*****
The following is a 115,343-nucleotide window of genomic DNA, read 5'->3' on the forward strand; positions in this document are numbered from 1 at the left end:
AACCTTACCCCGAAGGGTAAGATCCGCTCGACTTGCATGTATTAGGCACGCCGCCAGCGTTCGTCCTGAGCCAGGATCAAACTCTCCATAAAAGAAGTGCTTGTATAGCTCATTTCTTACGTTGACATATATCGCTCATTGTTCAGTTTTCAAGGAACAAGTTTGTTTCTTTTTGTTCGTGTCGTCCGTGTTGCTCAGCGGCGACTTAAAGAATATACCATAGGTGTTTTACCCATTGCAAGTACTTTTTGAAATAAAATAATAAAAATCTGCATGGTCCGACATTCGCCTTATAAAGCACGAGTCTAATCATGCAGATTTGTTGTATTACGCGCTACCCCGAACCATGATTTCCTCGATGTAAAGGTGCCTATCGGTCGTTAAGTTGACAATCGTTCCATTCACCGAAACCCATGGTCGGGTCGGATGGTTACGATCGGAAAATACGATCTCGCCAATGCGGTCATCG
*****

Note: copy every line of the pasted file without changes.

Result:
The following is a 115,343-nucleotide window of genomic DNA, read 5'->3' on the forward strand; positions in this document are numbered from 1 at the left end:
AACCTTACCCCGAAGGGTAAGATCCGCTCGACTTGCATGTATTAGGCACGCCGCCAGCGTTCGTCCTGAGCCAGGATCAAACTCTCCATAAAAGAAGTGCTTGTATAGCTCATTTCTTACGTTGACATATATCGCTCATTGTTCAGTTTTCAAGGAACAAGTTTGTTTCTTTTTGTTCGTGTCGTCCGTGTTGCTCAGCGGCGACTTAAAGAATATACCATAGGTGTTTTACCCATTGCAAGTACTTTTTGAAATAAAATAATAAAAATCTGCATGGTCCGACATTCGCCTTATAAAGCACGAGTCTAATCATGCAGATTTGTTGTATTACGCGCTACCCCGAACCATGATTTCCTCGATGTAAAGGTGCCTATCGGTCGTTAAGTTGACAATCGTTCCATTCACCGAAACCCATGGTCGGGTCGGATGGTTACGATCGGAAAATACGATCTCGCCAATGCGGTCATCG